Conflict Minerals Statement


Ref: Inquiries on – Conflict Metals or Dodd-Frank Wall Street Reform and Consumer Protection Act in 2010: Section 1502 – Conflict Minerals.

ElectroLab undertakes due diligence to attempt to determine if use of any of the “conflict minerals” in our products directly or indirectly finance or benefit armed groups. Federal law defines “conflict minerals” as (i) columbite-tantalite, also known as coltan (the metal ore from which tantalum is extracted); cassiterite (the metal ore from which tin is extracted); gold; wolframite (the metal ore from which tungsten is extracted); or their derivatives; or (ii) any other mineral or its derivatives determined by the U.S. Secretary of State to be financing conflict in the Democratic Republic of the Congo or an adjoining country (collectively known as the “Covered Countries”).

ElectroLab is well into the process of carrying out the appropriate supply chain due diligence guidance, with regard to the OECD Due Diligence Guidance for Responsible Supply Chains of Minerals from Conflict-Affected and High-Risk Areas, to make this determination. As part of the process for the engagement of new suppliers, ElectroLab is using the EICC-GESI Conflict Minerals Reporting Template and other tools, including our own sustainability questionnaires, to require direct confirmation that any “conflict minerals” in materials we purchase do not support armed groups in the Covered Countries and suppliers must also make a declaration that their full supply chain has been duly examined to confirm this. It is anticipated that third party auditors will be engaged to confirm answers given by material suppliers.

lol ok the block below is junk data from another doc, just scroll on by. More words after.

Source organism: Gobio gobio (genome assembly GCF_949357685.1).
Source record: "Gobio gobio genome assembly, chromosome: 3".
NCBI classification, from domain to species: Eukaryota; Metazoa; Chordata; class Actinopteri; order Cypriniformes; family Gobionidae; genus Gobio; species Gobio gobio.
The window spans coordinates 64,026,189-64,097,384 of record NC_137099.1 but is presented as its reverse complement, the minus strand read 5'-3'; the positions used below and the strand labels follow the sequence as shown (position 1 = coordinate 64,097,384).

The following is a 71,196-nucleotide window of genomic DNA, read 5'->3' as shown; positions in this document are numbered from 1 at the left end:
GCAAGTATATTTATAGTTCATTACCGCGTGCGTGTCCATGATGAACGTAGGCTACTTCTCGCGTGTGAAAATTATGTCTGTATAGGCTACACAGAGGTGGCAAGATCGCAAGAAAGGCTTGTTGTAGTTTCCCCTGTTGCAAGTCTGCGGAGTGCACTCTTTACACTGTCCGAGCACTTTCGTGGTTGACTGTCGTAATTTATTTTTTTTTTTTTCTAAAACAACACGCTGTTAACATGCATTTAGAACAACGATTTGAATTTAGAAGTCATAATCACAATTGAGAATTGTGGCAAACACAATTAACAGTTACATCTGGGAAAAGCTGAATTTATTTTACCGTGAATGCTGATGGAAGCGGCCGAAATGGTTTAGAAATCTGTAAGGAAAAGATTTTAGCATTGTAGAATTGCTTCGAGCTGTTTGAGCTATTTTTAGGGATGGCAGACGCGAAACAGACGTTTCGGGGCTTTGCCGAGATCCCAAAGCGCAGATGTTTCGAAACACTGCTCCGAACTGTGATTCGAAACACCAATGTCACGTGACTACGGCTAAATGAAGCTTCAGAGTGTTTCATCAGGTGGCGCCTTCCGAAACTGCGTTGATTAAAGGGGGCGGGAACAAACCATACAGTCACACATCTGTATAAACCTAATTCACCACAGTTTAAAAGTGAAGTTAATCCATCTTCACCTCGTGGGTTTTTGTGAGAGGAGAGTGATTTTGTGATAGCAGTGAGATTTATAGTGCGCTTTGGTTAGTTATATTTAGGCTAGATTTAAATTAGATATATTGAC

In addition, we have also reviewed our existing supply base, in particular suppliers of materials that contain “conflict minerals”. We can confirm that at this time there is no indication that any products we manufacture contain minerals that directly or indirectly finance or benefit armed groups in the Covered Countries.

ElectroLab is in the process of fully implementing its “conflict minerals” program in due course. We also understand the livelihoods of many people are dependent upon the safe and legitimate extraction of these minerals. Against this background, we do not intend to ban or cease the use of these minerals, provided it can be demonstrated that they do not originate from sources that directly or indirectly finance or benefit armed groups.